- You find joy in the little things like eating and lying on a grassy knoll
- You can find anti-bac, gloves, medical tape, clamps, scissors, and a penlight in your backpack faster than you can find a pencil
- You cry in your car/shower, because it would be a waste of time to cry anywhere else ;-)
- You can point out every Starbucks, Dunkin Donuts, Chick-fil-a, and everywhere else that sells coffee within a 20 mi radius of your school/hospital/clinical site
- You understand what’s going on in House/Grey’s/ER
- Your Christmas list includes things like drug cards, tide stick pens, books, stethoscopes, and new white scrubs
- You diagnose people as they walk by
- You percuss your abdomen in your living room/in class/on the grassy knoll
- You only get to pick out your outfit about 40% of the week, and 30% of the time you just don’t care…
- You slowly make an alternate language known only to the few… the proud... the nursing students...
- You live for call lights and medication passes b/c it makes the day go by faster
- You wash your hands before you go to the bathroom, after, and about 60 other times a day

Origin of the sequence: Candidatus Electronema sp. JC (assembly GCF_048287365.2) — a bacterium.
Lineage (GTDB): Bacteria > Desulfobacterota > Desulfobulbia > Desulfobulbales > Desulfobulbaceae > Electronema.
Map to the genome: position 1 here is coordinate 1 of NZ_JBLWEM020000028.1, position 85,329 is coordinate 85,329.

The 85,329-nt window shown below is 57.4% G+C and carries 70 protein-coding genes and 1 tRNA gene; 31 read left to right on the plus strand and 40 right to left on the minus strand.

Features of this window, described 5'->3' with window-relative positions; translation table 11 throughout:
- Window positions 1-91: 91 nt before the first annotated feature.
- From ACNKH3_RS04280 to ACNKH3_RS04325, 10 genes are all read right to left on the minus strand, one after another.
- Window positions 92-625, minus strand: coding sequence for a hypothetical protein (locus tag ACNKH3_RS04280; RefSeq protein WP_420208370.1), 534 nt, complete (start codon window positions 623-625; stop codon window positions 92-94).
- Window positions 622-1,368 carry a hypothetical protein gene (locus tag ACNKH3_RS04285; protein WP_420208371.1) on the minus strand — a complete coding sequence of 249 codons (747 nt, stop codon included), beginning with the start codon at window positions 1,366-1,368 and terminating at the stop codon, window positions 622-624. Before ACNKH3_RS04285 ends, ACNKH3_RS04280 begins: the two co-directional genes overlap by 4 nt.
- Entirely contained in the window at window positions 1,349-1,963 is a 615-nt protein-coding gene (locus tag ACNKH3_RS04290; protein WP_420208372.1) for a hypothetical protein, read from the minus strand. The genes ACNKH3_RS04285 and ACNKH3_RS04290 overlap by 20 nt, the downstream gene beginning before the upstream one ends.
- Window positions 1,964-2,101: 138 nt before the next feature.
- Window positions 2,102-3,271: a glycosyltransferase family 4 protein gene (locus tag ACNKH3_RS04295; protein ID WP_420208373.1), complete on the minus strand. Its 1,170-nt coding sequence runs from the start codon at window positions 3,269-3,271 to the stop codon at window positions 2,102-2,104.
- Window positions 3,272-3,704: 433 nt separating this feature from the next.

- You've signed "K. F. SN" (student nurse) on a credit card receipt
- you gauge how busy your day was by how many times you were able to use the bathroom.
- You have to "pack" the night before for all the roles you need to play, outfits you need to wear, tools you need to have, and meals you need to eat the next day.
- You wake up every morning and ask that He would guide you to be comforting when you're exhausted, funny when you're disgusted, understanding when a member of your carpool oversleeps, awake when you need to be, and, of course, not to kill anyone ;-)
Tuesday, January 27, 2009
Monday, January 19, 2009
If you're anything like me, you can almost feel your blood begin to boil at first sight of this screen. Well, this morning, guess what popped up?You guessed it! I had wonderful plans of checking mail, sending facebook messages, checking on my online classes, writing e-mails, and reading articles for school on my day off. But, no, a couple hours worth of plans halted with the appearance of one dreadful screen.
It surprised me, as I thought about it, how, not upset, but, well, perturbed I quickly became when my access to the Internet was denied. Long summers in West Africa had, I thought, conditioned me to live with things like this. Finding that the Internet (or power for that matter) was down at the Internet cafe was really not a big deal after a few months overseas. And I even had undergone the 20 min walk in the 100 degree weather to get to there, and it was usually my once weekly trip that had been so suddenly canceled. We shrugged it off, and started the walk back, planning a stop at the fruit stand on the way. Now, how easily that ominous screen can throw off a days plan, school work, businesses, and your good mood while it's at it.